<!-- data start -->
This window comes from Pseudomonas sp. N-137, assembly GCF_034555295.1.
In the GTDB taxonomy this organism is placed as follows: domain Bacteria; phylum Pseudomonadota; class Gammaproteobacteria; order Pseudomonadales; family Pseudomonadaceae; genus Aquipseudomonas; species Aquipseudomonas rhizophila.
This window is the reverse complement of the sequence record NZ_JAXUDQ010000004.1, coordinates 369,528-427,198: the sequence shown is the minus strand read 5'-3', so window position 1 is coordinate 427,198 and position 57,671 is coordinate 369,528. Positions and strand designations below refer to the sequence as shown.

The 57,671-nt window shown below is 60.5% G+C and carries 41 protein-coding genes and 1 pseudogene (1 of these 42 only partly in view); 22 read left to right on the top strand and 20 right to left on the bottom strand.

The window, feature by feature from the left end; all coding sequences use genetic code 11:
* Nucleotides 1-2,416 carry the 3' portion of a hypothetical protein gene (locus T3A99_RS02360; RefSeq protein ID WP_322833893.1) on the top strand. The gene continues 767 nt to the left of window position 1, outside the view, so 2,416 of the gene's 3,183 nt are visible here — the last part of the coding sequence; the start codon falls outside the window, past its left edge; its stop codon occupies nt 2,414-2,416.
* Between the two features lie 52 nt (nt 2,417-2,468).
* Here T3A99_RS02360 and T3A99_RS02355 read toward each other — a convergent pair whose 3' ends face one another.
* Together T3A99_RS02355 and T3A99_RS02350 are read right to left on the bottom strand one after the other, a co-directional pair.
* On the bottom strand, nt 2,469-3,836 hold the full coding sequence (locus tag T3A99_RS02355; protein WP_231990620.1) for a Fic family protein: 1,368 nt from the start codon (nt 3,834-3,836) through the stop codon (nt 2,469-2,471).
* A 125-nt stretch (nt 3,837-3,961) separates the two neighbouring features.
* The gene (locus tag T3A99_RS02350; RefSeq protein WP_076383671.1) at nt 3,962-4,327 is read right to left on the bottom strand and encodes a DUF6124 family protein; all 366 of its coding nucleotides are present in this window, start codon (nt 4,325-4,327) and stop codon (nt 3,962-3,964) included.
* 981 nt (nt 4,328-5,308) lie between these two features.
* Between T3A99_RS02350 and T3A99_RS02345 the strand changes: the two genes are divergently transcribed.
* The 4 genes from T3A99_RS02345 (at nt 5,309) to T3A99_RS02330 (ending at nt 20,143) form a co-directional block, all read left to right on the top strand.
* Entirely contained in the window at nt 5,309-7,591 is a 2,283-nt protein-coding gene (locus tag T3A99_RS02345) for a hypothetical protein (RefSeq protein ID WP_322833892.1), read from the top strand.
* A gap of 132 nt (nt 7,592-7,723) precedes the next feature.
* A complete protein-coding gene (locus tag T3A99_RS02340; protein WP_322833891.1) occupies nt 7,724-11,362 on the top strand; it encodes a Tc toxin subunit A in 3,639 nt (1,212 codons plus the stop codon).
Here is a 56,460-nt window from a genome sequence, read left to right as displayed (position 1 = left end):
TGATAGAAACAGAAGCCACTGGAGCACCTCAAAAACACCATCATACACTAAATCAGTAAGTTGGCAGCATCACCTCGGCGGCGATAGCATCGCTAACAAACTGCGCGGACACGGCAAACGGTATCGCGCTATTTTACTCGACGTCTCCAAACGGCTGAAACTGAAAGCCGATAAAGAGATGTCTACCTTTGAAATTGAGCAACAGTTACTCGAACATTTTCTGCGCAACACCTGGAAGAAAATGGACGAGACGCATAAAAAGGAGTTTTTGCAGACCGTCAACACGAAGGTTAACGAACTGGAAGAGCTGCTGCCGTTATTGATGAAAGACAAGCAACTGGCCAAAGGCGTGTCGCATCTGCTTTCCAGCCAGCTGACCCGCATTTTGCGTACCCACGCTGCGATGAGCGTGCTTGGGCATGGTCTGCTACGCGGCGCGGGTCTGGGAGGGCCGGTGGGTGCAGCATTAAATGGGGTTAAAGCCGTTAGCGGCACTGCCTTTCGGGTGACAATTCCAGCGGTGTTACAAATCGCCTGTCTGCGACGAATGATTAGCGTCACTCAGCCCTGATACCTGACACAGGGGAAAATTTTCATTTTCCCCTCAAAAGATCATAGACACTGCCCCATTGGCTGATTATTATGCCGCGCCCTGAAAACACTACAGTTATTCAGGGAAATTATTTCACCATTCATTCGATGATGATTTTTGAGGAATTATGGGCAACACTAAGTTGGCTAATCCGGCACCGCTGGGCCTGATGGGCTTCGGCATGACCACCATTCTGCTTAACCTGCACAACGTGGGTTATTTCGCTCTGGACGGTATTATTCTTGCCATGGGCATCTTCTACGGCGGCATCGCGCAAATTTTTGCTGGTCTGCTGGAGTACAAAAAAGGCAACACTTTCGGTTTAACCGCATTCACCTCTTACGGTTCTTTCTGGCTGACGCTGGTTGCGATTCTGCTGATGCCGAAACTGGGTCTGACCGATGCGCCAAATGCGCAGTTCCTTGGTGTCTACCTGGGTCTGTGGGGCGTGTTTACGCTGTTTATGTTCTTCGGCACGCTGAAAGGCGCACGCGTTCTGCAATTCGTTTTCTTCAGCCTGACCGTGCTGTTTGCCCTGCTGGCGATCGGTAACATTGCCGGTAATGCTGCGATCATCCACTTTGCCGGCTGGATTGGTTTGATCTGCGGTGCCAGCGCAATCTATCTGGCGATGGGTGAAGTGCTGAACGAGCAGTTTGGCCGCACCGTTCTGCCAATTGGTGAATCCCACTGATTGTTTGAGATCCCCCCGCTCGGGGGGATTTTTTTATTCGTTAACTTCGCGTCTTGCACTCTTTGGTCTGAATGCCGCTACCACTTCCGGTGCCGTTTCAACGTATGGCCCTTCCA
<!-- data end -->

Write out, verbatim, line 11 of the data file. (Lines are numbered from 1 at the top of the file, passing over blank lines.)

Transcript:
* A 125-nt stretch (nt 3,837-3,961) separates the two neighbouring features.